History teaches us that the mode of philosophical thought predetermines its results. Philosophy, conceived as either a reflective, a contemplative or a communicative discipline – where philosophizing is the act of reflection, contemplation or communication – contains the impulse towards a system. What often entrenches the mind is dogma, in the form of worthless first principles, the advocacy of degenerating metaphysics, and the required lip-service to distinguished intellectuals. In order to resist this solidification of the mind, drop the abstract play of abstractions and return back to the present moment and rethink the situation, the problem, the concept under question. Moreover, a rigorous and honest self-criticism will help avoid the repetition of ineffective methods. Perhaps new directions, even if they are risky, are called for, since by giving up in comfort and security, one gains new ground by boldness. When the mind makes itself fluid and mobile – call the concept into question – war is declared against slothfulness, the inertia of thought, and static views and isolated idee fixes are condemned.
What ultimately limits people is a deep and protracted bad faith – far worse than just an inability to confront reality – for it is a refusal of seeing things as they are in perception. The older one becomes, the more he or she sinks into the past, into obsolesce and irrelevance. What is already agreed as the consensus turns into a doctrine – a systematic treatise that demands “thou must” – a mental veil that prevents clear perception, a wall that blocks new paths of thought. The true spirit of philosophy is never the unquestioning and slavish adulation of the zeitgeist, for its history is far more active and constructive in the creation of concepts, even though this very assertion already falls short.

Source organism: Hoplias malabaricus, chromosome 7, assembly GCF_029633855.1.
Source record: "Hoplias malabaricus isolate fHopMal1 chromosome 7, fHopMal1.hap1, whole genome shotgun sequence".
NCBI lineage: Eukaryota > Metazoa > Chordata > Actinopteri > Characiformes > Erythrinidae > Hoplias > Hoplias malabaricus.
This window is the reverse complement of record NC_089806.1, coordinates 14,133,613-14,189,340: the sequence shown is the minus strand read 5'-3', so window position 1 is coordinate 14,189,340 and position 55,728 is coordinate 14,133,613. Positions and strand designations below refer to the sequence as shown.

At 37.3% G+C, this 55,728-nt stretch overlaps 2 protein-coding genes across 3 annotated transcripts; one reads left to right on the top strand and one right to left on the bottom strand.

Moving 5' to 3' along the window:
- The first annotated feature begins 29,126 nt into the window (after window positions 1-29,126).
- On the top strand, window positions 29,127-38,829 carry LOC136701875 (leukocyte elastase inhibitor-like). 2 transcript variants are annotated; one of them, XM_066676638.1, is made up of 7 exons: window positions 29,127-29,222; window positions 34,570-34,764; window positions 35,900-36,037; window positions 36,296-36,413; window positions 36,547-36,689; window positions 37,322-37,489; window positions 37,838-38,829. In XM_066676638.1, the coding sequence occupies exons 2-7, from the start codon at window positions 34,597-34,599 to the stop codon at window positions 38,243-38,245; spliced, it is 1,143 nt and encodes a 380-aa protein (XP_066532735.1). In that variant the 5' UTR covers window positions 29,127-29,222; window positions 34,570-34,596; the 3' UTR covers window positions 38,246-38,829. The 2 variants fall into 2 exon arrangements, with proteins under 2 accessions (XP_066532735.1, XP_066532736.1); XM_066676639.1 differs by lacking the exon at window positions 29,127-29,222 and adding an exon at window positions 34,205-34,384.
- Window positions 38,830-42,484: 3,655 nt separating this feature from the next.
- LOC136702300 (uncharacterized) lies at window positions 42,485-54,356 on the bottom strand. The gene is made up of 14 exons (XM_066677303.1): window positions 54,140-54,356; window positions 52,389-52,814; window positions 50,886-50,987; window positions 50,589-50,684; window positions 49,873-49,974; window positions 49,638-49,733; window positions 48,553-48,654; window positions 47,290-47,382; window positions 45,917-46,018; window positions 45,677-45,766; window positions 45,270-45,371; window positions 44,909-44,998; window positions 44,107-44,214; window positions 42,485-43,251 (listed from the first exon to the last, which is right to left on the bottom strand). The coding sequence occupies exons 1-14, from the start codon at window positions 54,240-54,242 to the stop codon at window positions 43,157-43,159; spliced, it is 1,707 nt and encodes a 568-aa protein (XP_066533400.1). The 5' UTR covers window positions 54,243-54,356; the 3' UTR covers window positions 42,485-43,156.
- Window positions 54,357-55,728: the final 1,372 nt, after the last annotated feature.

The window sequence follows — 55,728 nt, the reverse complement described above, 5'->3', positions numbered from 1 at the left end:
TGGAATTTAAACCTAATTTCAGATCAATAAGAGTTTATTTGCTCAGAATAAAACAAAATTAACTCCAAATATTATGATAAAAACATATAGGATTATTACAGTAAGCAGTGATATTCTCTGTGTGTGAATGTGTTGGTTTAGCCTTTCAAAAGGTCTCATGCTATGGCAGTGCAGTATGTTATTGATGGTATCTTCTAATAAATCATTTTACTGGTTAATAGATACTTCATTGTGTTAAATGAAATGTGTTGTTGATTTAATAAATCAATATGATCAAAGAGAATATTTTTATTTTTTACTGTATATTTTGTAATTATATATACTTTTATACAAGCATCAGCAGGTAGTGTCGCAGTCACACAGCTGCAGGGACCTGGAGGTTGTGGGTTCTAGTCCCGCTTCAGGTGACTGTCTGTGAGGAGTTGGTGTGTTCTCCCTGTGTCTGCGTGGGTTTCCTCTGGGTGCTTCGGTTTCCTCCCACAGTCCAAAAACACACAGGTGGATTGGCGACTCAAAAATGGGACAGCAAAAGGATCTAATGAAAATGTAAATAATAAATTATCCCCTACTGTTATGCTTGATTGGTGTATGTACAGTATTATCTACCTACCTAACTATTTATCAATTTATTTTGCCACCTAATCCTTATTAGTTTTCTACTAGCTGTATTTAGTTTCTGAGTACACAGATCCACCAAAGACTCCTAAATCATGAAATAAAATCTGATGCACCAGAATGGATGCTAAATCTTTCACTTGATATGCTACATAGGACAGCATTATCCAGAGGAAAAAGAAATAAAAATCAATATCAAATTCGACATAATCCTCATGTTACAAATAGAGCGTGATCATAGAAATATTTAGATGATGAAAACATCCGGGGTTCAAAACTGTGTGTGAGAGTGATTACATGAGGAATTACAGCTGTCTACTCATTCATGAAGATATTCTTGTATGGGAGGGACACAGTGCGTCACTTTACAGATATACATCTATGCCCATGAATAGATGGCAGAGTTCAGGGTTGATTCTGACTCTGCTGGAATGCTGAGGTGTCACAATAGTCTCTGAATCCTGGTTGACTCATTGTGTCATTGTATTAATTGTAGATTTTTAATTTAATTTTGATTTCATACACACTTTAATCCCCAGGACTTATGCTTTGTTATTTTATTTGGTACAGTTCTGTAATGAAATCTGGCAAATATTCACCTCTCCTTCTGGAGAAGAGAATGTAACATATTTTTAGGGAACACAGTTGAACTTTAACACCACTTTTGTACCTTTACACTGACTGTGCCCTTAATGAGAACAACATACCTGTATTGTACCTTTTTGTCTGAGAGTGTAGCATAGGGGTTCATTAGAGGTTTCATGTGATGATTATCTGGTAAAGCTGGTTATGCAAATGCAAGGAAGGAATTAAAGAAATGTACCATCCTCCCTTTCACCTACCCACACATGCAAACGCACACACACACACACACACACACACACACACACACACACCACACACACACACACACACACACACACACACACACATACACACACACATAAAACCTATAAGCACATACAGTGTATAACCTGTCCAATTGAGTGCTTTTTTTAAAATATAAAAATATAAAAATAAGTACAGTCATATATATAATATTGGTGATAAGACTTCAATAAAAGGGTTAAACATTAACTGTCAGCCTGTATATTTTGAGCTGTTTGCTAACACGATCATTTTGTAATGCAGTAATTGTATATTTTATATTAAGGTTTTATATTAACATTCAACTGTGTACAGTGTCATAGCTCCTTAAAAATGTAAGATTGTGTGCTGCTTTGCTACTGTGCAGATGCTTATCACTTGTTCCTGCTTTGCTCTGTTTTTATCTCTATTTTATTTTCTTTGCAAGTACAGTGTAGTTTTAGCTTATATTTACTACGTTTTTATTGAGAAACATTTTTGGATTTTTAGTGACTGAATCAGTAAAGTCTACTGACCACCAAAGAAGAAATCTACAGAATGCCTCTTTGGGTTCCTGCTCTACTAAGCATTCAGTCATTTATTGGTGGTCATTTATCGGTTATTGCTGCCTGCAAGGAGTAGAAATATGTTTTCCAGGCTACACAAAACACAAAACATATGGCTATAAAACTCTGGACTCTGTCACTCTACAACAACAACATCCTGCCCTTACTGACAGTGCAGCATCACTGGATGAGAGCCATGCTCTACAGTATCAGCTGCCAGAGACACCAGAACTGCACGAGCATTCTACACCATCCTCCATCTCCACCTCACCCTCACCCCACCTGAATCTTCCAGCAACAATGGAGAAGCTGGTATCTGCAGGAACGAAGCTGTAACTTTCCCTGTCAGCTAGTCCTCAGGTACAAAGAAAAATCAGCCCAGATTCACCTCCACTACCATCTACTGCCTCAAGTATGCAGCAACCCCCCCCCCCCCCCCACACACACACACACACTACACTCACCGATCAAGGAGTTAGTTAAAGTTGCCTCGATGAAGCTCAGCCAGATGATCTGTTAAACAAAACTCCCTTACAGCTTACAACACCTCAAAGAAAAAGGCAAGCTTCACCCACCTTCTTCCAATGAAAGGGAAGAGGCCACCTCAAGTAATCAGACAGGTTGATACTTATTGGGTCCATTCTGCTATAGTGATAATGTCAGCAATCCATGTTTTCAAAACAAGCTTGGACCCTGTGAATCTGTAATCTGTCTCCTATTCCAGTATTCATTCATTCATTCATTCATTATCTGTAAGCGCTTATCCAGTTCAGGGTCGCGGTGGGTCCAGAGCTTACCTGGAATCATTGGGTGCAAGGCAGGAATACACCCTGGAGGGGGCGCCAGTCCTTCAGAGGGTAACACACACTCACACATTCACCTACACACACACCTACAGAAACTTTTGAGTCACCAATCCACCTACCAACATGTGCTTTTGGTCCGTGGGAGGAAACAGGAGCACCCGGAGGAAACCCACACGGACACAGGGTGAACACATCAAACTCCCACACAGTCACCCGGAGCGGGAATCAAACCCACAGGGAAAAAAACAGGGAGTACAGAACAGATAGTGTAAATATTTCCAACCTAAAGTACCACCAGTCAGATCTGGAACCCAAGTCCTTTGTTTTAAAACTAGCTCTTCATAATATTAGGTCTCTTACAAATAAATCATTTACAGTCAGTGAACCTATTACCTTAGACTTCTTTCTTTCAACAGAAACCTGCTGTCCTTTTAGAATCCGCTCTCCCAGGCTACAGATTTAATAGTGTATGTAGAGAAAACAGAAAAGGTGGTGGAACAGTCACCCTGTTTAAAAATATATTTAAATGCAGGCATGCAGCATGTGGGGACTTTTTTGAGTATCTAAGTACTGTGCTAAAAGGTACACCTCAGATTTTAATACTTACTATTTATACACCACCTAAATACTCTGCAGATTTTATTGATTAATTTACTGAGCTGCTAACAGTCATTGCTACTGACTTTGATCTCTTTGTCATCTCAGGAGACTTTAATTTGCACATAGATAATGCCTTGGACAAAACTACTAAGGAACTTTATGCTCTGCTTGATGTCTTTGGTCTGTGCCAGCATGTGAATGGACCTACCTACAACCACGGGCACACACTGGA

In order to rid oneself of myths and misconceptions one must give up the search for a first principle of metaphysics -a foundation of knowledge, a logical sequence of concepts, or a conceptual framework that serves as a perfect sieve where everything is filtered through, information in, garbage out – for the magic formula to philosophy does not exist. Concepts are mere shadows of perception, derivative, and they function as vague possibilities in the brain. In the creation of the concept, the thinker is absorbed in experience, and in pure perception insights emerge and inspire a whole new perspective, an appropriate understanding of reality. In order to become a free thinker, all fetishes of intellectualism (books, techniques, formulas, catchy slogans) must be given up.